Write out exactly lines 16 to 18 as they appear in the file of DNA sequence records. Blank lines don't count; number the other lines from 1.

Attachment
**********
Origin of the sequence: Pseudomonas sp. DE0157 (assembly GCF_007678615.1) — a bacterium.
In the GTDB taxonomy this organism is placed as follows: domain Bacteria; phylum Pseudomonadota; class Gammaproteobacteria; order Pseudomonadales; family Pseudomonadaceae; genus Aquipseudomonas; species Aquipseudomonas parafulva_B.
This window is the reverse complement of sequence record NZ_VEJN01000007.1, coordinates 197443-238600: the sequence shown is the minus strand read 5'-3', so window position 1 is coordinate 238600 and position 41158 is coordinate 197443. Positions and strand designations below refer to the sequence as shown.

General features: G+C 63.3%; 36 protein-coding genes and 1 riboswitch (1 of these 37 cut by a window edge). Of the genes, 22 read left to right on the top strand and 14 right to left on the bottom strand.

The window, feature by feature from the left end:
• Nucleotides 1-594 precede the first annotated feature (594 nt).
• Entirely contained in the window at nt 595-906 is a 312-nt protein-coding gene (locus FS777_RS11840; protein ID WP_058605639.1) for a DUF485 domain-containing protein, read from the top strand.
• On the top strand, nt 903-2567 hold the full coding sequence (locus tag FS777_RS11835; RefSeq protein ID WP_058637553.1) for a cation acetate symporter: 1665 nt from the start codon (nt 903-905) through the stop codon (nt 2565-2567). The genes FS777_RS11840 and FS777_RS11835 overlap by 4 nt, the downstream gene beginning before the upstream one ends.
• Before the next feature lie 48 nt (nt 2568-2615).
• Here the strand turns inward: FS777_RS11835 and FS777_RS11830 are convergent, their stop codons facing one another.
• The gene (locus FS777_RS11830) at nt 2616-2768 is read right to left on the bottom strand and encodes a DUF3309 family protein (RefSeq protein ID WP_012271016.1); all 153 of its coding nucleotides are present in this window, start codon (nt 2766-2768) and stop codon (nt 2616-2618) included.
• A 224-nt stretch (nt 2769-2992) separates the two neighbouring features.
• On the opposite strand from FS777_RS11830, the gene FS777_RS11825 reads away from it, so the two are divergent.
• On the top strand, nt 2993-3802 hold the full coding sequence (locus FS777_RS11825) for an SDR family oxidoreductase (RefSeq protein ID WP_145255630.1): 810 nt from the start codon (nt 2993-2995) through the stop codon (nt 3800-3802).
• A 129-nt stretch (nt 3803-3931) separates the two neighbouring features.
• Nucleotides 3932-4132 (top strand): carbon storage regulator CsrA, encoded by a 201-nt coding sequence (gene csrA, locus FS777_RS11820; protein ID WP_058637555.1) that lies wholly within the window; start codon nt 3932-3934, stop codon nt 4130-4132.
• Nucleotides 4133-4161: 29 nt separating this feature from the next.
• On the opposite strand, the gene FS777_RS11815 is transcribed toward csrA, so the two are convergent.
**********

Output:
• Nucleotides 3932-4132 (top strand): carbon storage regulator CsrA, encoded by a 201-nt coding sequence (gene csrA, locus FS777_RS11820; protein ID WP_058637555.1) that lies wholly within the window; start codon nt 3932-3934, stop codon nt 4130-4132.
• Nucleotides 4133-4161: 29 nt separating this feature from the next.
• On the opposite strand, the gene FS777_RS11815 is transcribed toward csrA, so the two are convergent.